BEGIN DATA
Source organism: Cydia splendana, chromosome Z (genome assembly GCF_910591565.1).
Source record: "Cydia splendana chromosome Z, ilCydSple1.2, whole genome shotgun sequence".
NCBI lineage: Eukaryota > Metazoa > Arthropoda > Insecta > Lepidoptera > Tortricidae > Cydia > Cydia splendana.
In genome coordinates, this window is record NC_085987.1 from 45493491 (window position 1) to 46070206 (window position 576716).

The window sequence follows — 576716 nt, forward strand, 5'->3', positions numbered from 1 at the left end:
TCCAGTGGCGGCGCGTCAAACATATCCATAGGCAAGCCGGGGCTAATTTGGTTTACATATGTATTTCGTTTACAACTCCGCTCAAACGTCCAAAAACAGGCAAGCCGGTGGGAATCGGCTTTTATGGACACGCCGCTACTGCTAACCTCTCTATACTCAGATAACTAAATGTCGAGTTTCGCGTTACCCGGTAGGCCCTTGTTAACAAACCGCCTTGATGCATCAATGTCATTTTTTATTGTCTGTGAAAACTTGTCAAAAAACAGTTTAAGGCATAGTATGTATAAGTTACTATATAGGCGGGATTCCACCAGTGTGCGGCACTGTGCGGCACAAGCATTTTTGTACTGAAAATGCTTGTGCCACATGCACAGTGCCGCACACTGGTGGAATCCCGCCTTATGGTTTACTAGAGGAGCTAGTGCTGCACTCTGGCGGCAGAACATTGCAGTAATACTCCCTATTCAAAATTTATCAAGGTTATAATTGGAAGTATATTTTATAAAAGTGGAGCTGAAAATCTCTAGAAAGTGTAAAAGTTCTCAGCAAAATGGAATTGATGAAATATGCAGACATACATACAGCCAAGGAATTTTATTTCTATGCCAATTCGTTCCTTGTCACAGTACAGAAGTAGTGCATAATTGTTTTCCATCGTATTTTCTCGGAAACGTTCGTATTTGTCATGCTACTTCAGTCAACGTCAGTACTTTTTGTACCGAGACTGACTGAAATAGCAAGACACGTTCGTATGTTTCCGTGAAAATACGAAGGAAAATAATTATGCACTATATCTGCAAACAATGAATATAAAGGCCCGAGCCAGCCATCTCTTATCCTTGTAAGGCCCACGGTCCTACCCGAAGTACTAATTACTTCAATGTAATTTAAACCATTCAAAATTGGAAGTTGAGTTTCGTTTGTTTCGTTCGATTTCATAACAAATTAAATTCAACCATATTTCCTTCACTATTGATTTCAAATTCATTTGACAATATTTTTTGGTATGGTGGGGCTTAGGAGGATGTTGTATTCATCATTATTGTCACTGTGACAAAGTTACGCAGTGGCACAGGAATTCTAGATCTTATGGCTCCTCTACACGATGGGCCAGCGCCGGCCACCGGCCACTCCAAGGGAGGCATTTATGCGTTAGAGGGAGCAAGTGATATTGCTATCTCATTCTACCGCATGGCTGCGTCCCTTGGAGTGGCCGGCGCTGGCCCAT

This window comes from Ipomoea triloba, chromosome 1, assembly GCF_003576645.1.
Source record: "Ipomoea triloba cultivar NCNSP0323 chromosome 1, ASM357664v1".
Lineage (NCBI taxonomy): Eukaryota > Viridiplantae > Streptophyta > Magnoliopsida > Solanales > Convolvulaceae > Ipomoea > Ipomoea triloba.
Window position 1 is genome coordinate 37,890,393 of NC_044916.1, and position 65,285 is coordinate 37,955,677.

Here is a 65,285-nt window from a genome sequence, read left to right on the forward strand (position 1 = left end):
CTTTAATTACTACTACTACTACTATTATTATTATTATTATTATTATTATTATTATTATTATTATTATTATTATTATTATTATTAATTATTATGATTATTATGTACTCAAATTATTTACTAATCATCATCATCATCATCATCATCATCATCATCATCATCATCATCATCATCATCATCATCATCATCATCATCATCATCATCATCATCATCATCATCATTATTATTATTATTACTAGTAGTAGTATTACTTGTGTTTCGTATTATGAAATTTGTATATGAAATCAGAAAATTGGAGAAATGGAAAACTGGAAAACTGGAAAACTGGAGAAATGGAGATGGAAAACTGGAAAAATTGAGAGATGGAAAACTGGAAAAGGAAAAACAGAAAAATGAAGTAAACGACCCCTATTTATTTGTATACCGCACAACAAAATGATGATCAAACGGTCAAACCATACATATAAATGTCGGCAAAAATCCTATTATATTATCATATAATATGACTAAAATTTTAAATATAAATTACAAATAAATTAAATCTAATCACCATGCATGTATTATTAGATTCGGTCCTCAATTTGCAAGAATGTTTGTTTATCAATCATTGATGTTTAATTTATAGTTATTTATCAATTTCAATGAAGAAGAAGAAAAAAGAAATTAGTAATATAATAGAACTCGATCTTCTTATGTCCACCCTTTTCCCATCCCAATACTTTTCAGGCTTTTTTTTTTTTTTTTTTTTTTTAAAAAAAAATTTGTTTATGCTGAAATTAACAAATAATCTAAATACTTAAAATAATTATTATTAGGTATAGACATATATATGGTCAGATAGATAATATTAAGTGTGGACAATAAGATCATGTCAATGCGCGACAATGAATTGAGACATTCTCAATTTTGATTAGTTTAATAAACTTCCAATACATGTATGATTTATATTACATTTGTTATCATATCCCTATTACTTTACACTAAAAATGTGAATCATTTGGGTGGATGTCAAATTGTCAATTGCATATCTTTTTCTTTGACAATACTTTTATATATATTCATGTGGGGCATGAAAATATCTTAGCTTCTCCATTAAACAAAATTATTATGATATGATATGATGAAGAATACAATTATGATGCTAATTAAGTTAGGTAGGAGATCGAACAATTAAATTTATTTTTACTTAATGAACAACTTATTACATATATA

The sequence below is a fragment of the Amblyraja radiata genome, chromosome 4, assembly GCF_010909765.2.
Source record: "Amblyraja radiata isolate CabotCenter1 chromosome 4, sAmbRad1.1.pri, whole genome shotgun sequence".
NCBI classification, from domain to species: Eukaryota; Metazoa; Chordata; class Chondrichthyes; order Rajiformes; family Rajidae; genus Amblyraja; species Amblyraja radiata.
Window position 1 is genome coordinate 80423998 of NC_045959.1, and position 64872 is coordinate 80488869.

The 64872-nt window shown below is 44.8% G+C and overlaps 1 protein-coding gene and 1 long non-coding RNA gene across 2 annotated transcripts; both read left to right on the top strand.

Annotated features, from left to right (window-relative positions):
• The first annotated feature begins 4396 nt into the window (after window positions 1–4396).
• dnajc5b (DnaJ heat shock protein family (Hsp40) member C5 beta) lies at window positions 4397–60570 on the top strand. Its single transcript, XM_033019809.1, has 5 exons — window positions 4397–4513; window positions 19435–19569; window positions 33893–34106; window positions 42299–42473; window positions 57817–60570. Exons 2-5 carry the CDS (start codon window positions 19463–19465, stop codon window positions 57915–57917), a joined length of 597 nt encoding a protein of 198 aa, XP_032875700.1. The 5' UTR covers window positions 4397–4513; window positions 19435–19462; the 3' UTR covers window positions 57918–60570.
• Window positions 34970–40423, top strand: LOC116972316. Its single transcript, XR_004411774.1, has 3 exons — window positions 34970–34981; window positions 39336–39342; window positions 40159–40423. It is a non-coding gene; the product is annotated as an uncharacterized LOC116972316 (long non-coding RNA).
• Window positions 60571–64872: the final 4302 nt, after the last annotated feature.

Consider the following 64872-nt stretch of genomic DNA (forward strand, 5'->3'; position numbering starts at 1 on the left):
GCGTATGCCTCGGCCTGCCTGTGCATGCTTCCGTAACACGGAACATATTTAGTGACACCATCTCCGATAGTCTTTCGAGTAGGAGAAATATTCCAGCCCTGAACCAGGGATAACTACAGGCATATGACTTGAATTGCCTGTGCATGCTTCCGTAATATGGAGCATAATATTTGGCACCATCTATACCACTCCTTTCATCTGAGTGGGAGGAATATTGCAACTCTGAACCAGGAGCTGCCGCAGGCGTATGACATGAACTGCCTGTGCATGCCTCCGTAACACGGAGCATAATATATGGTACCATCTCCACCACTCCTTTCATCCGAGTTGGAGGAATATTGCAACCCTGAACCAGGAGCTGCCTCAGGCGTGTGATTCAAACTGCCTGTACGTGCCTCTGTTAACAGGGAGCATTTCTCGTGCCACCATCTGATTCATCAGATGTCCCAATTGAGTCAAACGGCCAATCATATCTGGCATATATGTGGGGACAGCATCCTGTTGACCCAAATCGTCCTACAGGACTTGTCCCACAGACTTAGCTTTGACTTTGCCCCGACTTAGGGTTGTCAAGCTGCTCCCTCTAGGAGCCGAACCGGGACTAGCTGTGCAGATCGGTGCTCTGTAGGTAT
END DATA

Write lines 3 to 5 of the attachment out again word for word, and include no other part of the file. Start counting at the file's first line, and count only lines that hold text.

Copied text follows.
NCBI lineage: Eukaryota > Metazoa > Arthropoda > Insecta > Lepidoptera > Tortricidae > Cydia > Cydia splendana.
In genome coordinates, this window is record NC_085987.1 from 45493491 (window position 1) to 46070206 (window position 576716).

The window sequence follows — 576716 nt, forward strand, 5'->3', positions numbered from 1 at the left end: